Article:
Timothy Barrett, hand papermaker of Kalamazoo, Michigan, is an American authority on traditional Japanese papers. He is now engaged in a research project to describe, as accurately as possible, the methods used to make the best of early Western papers. His project, entitled "Early European Papers/ Contemporary Conservation Papers," is funded by the National Endowment for the Arts Museums Program, the Kress Foundation, and Western Michigan University. During a second stage of this study, modern versions of several of the early papermaking techniques will be considered for use in the manufacture of modern conservation papers.
One of the first steps will be to identify and analyze the characteristics of these good early papers, using nondestructive and small-sample tests. For this purpose, he is appealing to conservators and others outside the paper-making community for sample leaves from books. He says: "While limited funds are available for the purchase of especially rare specimens or fragments, outright donations of papers to the research effort will be very much appreciated. Specifications for specimens follow below. My thanks for your consideration of this request."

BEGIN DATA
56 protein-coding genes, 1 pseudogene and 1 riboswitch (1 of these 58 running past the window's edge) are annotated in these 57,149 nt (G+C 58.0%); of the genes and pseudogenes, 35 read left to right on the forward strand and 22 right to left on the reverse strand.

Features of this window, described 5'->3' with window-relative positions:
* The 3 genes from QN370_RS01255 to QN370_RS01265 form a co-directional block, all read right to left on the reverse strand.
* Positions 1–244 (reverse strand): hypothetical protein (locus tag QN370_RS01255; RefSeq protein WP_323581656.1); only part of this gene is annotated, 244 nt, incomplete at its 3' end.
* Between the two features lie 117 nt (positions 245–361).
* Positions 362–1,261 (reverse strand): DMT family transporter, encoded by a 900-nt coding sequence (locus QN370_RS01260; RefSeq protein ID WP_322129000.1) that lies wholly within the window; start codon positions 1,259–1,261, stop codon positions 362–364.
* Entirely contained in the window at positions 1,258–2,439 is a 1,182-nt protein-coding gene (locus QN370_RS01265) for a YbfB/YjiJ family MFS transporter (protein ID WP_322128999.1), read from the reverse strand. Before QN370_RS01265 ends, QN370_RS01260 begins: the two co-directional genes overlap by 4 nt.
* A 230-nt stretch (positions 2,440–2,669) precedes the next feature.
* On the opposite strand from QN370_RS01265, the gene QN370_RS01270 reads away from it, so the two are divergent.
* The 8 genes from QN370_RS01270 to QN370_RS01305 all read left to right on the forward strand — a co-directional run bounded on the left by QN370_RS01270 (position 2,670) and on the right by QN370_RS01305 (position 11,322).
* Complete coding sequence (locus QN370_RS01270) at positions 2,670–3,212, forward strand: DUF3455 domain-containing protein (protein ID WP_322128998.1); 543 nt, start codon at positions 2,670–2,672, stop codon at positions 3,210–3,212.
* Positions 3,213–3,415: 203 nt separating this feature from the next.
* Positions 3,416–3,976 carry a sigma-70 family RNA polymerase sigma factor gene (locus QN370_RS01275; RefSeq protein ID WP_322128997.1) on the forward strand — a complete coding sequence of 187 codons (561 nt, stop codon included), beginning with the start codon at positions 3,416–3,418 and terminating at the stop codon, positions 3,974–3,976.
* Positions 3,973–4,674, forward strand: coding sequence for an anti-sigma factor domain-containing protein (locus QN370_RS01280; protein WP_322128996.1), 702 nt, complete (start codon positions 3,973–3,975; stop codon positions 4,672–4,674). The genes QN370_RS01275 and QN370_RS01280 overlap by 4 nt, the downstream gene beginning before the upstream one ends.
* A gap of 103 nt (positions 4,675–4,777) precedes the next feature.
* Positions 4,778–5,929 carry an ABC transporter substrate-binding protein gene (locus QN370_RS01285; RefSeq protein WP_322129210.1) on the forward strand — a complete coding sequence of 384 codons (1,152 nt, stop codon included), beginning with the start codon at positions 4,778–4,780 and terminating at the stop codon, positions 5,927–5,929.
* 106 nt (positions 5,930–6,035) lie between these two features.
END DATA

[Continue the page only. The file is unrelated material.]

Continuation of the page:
There are five specifications for the historical paper samples:
The papers can be sent to him at his papermill (5947 N. 25th St., Kalamazoo, MI 49004) or at Western Michigan University, College of Engineering and Applied Sciences, Department of Paper Science and Engineering, Kalamazoo, Ml 49008, where the telephone number is 616/383-1804.